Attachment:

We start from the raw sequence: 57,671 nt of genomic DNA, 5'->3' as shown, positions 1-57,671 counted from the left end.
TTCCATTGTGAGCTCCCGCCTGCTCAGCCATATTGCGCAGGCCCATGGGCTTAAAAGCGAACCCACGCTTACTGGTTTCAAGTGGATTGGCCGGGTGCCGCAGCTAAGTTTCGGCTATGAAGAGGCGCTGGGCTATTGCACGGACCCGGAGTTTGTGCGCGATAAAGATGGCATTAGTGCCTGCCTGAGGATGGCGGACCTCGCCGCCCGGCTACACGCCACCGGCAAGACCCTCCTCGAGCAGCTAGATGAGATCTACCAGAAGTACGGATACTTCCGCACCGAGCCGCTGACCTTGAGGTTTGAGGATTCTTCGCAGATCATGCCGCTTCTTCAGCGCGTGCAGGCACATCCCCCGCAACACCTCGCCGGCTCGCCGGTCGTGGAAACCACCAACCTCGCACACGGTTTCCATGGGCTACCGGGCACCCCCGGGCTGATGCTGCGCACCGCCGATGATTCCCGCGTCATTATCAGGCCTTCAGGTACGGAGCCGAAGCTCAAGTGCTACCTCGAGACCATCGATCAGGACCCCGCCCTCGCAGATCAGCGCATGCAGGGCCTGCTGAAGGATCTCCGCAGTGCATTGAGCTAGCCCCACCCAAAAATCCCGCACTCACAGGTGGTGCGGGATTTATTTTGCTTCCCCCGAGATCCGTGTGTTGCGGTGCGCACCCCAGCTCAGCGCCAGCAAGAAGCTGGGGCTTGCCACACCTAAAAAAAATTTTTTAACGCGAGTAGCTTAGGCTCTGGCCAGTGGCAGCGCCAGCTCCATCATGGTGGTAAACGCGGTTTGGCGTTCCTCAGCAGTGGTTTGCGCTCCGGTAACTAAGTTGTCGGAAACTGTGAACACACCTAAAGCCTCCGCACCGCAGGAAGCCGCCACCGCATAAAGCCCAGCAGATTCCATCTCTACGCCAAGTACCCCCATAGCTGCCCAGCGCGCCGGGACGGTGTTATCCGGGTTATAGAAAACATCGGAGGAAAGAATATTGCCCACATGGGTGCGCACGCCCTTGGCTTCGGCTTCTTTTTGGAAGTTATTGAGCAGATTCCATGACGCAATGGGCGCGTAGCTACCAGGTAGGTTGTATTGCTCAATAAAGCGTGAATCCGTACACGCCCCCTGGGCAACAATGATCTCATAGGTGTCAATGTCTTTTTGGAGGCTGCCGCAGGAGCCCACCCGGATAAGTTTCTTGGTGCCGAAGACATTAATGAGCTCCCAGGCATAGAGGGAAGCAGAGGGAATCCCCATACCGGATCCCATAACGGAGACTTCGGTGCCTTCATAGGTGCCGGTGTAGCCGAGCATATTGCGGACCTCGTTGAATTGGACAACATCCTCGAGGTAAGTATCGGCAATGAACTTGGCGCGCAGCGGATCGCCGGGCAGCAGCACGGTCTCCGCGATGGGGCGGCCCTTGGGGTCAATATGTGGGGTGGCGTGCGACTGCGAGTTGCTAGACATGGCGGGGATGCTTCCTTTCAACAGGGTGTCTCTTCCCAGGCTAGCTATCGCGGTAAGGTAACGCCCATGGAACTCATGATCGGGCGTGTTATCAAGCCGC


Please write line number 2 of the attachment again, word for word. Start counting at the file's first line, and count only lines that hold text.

TTCCATTGTGAGCTCCCGCCTGCTCAGCCATATTGCGCAGGCCCATGGGCTTAAAAGCGAACCCACGCTTACTGGTTTCAAGTGGATTGGCCGGGTGCCGCAGCTAAGTTTCGGCTATGAAGAGGCGCTGGGCTATTGCACGGACCCGGAGTTTGTGCGCGATAAAGATGGCATTAGTGCCTGCCTGAGGATGGCGGACCTCGCCGCCCGGCTACACGCCACCGGCAAGACCCTCCTCGAGCAGCTAGATGAGATCTACCAGAAGTACGGATACTTCCGCACCGAGCCGCTGACCTTGAGGTTTGAGGATTCTTCGCAGATCATGCCGCTTCTTCAGCGCGTGCAGGCACATCCCCCGCAACACCTCGCCGGCTCGCCGGTCGTGGAAACCACCAACCTCGCACACGGTTTCCATGGGCTACCGGGCACCCCCGGGCTGATGCTGCGCACCGCCGATGATTCCCGCGTCATTATCAGGCCTTCAGGTACGGAGCCGAAGCTCAAGTGCTACCTCGAGACCATCGATCAGGACCCCGCCCTCGCAGATCAGCGCATGCAGGGCCTGCTGAAGGATCTCCGCAGTGCATTGAGCTAGCCCCACCCAAAAATCCCGCACTCACAGGTGGTGCGGGATTTATTTTGCTTCCCCCGAGATCCGTGTGTTGCGGTGCGCACCCCAGCTCAGCGCCAGCAAGAAGCTGGGGCTTGCCACACCTAAAAAAAATTTTTTAACGCGAGTAGCTTAGGCTCTGGCCAGTGGCAGCGCCAGCTCCATCATGGTGGTAAACGCGGTTTGGCGTTCCTCAGCAGTGGTTTGCGCTCCGGTAACTAAGTTGTCGGAAACTGTGAACACACCTAAAGCCTCCGCACCGCAGGAAGCCGCCACCGCATAAAGCCCAGCAGATTCCATCTCTACGCCAAGTACCCCCATAGCTGCCCAGCGCGCCGGGACGGTGTTATCCGGGTTATAGAAAACATCGGAGGAAAGAATATTGCCCACATGGGTGCGCACGCCCTTGGCTTCGGCTTCTTTTTGGAAGTTATTGAGCAGATTCCATGACGCAATGGGCGCGTAGCTACCAGGTAGGTTGTATTGCTCAATAAAGCGTGAATCCGTACACGCCCCCTGGGCAACAATGATCTCATAGGTGTCAATGTCTTTTTGGAGGCTGCCGCAGGAGCCCACCCGGATAAGTTTCTTGGTGCCGAAGACATTAATGAGCTCCCAGGCATAGAGGGAAGCAGAGGGAATCCCCATACCGGATCCCATAACGGAGACTTCGGTGCCTTCATAGGTGCCGGTGTAGCCGAGCATATTGCGGACCTCGTTGAATTGGACAACATCCTCGAGGTAAGTATCGGCAATGAACTTGGCGCGCAGCGGATCGCCGGGCAGCAGCACGGTCTCCGCGATGGGGCGGCCCTTGGGGTCAATATGTGGGGTGGCGTGCGACTGCGAGTTGCTAGACATGGCGGGGATGCTTCCTTTCAACAGGGTGTCTCTTCCCAGGCTAGCTATCGCGGTAAGGTAACGCCCATGGAACTCATGATCGGGCGTGTTATCAAGCCGC